Over the course of the years that I’ve been writing for public consumption, I’ve had the pleasure of meeting a number of people (both in person and virtually) who I immediately liked and who enriched the entire author’s experience. A few months ago, I decided that I would devote a period of my time to helping other independent authors garner a measure of recognition for their creative efforts. The road of the independent author is a particularly difficult one, fraught with no dearth of daunting obstacles and it occurred to me that it might be easier to surmount these by working together, rather than taking the go-it-alone, competitive route. If nothing else should come of this particular venture, my recompense will have been had in developing friendships with other authors from every corner of the globe.
Like myself, Franz Mclaren is a fellow fantasy and horror novelist and like myself, Franz is rather along in years. Thus we share common passions and perhaps…common perspectives of being old soldiers in a young warrior’s game. Whatever the reason, I found a sense of the kindred spirit in communicating with Mr. Mclaren. Franz has recently released the final volume of his Clarion of Destiny fantasy series, entitled Journey's End:
Those who know me well, will know that I have a natural aversion to posting reviews…especially reviews of independent authors. I’m rather dubious of the currency to be gained by posting a positive review of an indie author's work just as I am all too aware of the damage that can be done by the casual cruelty that often accompanies a negative review of an author whose stock is yet to be defined. After reading the first volume of the Clarion of Destiny series…Home Lost…I decided to make a rare exception to this self-imposed rule.
I will let the review speak of itself in the hopes that the sincerity of my reaction to this novel will be readily apparent even to the most cynical of readers:
Home Lost is the first of Mr. Mclaren’s Clarion of Destiny fantasy series and revolves around Leena, a village hedge witch in training. The novel opens as the young girl returns from a trip to the symbolic Garland tree to discover her home village ravaged and her family gone, along with the other village inhabitants. The opening volume focuses on Leena’s attempt to discover what has befallen her family…a journey that will lead her on an epic quest to unravel the mysteries of her destiny. I will not delve into specific details. Rather I will concentrate on the tone and style of the writing. Perhaps this novel was intended for a young adult audience, but Home Lost is a comparatively simple fantasy tale, but many fantasy tales begin this way and evolve as they progress. It is a pleasant, easy read that will not require a score card to keep track of the pantheon of Gods and religions that one would need to wade through other fantasy offerings. This simplicity does not detract from the fact that this novel is a tremendously pleasing tale suited for genre lovers of all ages. What I enjoyed about Mr. Mclaren’s novel is the innocence that permeates every sentence of the story…far removed from the cynicism and vitriol that infects much of our literature in today’s world. I find myself thinking of this novel in terms of adjective that I have not associated with the fantasy genre …sweet and endearing. Even the resolutions of the story’s conflicts were achieved without the obligatory buckets of blood and viscera and this demonstrated a creative sensibility I've seldom seen. Technically, Mr. Mclaren’s writing evokes comparison with Terry Goodkind in his use of narrative and the interrogative as a means of exploring a character’s internal thought process. This mechanism suits the story well.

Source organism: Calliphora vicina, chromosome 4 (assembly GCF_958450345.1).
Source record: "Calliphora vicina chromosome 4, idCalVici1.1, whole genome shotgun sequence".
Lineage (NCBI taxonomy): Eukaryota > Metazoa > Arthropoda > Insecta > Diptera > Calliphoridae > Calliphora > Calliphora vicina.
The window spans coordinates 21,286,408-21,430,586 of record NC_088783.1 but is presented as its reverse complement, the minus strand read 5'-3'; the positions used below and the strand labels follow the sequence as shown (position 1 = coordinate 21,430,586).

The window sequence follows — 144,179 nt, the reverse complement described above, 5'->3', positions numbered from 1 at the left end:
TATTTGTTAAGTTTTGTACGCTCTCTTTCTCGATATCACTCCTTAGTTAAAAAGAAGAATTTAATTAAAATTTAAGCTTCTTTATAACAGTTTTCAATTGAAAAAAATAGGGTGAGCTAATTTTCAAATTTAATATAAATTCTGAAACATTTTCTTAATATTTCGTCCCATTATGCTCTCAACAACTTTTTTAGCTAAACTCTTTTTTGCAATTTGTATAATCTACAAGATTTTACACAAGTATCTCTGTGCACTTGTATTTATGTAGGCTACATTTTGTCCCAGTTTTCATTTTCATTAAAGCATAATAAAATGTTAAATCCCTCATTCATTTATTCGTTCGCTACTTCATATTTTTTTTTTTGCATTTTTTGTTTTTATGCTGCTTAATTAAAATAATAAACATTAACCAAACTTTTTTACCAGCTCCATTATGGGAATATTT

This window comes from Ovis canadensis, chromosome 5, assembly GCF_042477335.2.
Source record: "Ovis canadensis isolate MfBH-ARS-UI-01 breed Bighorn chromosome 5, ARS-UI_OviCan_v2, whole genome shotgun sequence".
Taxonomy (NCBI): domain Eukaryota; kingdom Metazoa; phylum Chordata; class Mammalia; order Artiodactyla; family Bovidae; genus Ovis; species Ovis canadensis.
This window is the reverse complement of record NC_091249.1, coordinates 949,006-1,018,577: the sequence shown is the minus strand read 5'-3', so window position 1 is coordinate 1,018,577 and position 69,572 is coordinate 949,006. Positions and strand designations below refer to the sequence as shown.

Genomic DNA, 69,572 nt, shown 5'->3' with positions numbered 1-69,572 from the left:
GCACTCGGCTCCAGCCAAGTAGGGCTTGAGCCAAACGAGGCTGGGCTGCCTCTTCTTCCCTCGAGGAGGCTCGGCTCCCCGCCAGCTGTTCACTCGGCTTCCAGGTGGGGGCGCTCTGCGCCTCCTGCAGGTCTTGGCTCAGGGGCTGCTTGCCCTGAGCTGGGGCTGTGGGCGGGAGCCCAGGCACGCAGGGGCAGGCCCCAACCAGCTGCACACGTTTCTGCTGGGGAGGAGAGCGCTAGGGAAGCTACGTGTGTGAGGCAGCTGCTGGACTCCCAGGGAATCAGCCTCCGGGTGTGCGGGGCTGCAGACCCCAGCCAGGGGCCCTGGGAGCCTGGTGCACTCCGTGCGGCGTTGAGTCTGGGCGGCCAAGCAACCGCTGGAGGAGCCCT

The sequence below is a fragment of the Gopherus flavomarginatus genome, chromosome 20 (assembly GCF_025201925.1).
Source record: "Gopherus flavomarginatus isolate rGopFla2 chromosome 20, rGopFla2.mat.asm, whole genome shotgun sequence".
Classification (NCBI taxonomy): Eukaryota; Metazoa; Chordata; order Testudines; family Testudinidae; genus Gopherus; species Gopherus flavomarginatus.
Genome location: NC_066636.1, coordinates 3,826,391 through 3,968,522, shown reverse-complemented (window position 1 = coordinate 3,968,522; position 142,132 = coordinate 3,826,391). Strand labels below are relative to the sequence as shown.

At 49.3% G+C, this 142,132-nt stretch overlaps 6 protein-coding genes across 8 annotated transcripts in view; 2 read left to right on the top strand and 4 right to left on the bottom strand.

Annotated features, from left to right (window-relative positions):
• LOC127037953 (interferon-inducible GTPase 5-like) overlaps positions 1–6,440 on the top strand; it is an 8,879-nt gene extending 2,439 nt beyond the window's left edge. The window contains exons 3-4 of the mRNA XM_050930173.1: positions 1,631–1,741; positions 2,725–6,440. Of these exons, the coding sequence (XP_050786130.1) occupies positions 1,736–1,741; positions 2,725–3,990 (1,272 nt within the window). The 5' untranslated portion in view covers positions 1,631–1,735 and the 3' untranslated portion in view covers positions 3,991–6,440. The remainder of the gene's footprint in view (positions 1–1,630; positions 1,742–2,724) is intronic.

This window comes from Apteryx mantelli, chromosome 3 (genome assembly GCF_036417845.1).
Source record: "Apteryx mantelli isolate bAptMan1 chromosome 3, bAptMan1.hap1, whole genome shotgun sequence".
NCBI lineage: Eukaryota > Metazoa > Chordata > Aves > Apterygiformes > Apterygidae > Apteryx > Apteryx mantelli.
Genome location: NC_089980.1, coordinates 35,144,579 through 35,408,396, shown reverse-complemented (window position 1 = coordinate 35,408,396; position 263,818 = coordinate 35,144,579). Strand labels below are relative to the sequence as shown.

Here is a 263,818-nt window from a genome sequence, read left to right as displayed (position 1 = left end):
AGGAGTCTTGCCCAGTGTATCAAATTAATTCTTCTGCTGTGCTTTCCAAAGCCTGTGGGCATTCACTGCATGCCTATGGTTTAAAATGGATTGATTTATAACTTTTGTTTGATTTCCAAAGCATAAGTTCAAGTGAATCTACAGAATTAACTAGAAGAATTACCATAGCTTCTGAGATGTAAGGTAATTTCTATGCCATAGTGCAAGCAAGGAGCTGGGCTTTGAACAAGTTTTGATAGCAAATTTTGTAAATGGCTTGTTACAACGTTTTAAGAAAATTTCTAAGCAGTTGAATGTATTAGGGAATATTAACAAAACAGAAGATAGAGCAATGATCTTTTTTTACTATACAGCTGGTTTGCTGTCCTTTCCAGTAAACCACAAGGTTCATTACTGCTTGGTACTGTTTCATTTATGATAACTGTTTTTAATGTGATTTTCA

The lasting impact of this novel is what compels me to give it the highest recommendation…this is a fantasy story with both innocence and a gentle grace that is refreshing and delightful.
Franz and I take markedly different approaches to the crafting of creative fiction, but these are technical and mechanical differences. If there is a commonality that links us as creative writers, I believe it is to be found in our perspectives on good and evil and the inherent distinctions that separate the two…distinctions that have become increasingly obscure in much of today’s fiction. In Franz’s fantasy offering, these distinctions are made refreshingly obvious from the outset. In my admittedly darker works, the reader will be required to sift through that darkness, but fundamental belief that there should be a discernable difference between the actions of the protagonist and the antagonists of the story is there to be found. It is adherence to this belief that good should be held to a higher account, that is never sacrificed in the name of expedience, that stands as a commonality between Franz and myself.
In the weeks to come, I will release the first volume of my fantasy series, entitled Journey through the Land of Shades. Along with this first installment, I have decided to include the first chapter of Clarion of Destiny: Home Lost along with the review that I have posted above. In the spirit of reciprocity, Mr. Mclaren has graciously agreed to do the same in Journey’s End…for which I am most grateful. I hope readers of both series will take the time to read this bonus content and then go on to explore the creative universes of both writers…For my part, I will post reviews on The Clarion series as I read each volume and I look forward to working with Franz over the course of the years to come.
You can learn more about the works of Franz Mclaren at http://www.franzmclaren.com/